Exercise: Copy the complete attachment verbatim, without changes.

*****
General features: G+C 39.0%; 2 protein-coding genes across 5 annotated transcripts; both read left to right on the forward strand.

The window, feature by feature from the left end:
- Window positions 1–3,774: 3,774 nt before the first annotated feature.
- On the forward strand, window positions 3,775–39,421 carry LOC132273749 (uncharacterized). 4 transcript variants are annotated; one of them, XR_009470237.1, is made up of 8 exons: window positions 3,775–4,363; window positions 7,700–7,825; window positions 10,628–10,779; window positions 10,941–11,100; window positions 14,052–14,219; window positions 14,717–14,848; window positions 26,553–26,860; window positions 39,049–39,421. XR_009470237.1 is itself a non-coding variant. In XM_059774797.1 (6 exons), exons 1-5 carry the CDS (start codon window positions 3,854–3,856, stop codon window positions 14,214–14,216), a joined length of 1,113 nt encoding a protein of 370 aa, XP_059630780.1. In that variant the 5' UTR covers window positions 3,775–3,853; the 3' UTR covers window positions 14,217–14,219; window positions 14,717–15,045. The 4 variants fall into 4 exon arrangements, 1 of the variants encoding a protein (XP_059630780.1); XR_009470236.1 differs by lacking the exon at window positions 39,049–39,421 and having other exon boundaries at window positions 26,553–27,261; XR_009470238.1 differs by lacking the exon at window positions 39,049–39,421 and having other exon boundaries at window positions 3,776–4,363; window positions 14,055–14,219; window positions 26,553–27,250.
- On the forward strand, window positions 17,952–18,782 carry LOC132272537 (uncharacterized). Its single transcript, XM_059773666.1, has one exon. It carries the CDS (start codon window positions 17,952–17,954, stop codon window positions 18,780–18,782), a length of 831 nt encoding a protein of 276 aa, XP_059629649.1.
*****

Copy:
General features: G+C 39.0%; 2 protein-coding genes across 5 annotated transcripts; both read left to right on the forward strand.

The window, feature by feature from the left end:
- Window positions 1–3,774: 3,774 nt before the first annotated feature.
- On the forward strand, window positions 3,775–39,421 carry LOC132273749 (uncharacterized). 4 transcript variants are annotated; one of them, XR_009470237.1, is made up of 8 exons: window positions 3,775–4,363; window positions 7,700–7,825; window positions 10,628–10,779; window positions 10,941–11,100; window positions 14,052–14,219; window positions 14,717–14,848; window positions 26,553–26,860; window positions 39,049–39,421. XR_009470237.1 is itself a non-coding variant. In XM_059774797.1 (6 exons), exons 1-5 carry the CDS (start codon window positions 3,854–3,856, stop codon window positions 14,214–14,216), a joined length of 1,113 nt encoding a protein of 370 aa, XP_059630780.1. In that variant the 5' UTR covers window positions 3,775–3,853; the 3' UTR covers window positions 14,217–14,219; window positions 14,717–15,045. The 4 variants fall into 4 exon arrangements, 1 of the variants encoding a protein (XP_059630780.1); XR_009470236.1 differs by lacking the exon at window positions 39,049–39,421 and having other exon boundaries at window positions 26,553–27,261; XR_009470238.1 differs by lacking the exon at window positions 39,049–39,421 and having other exon boundaries at window positions 3,776–4,363; window positions 14,055–14,219; window positions 26,553–27,250.
- On the forward strand, window positions 17,952–18,782 carry LOC132272537 (uncharacterized). Its single transcript, XM_059773666.1, has one exon. It carries the CDS (start codon window positions 17,952–17,954, stop codon window positions 18,780–18,782), a length of 831 nt encoding a protein of 276 aa, XP_059629649.1.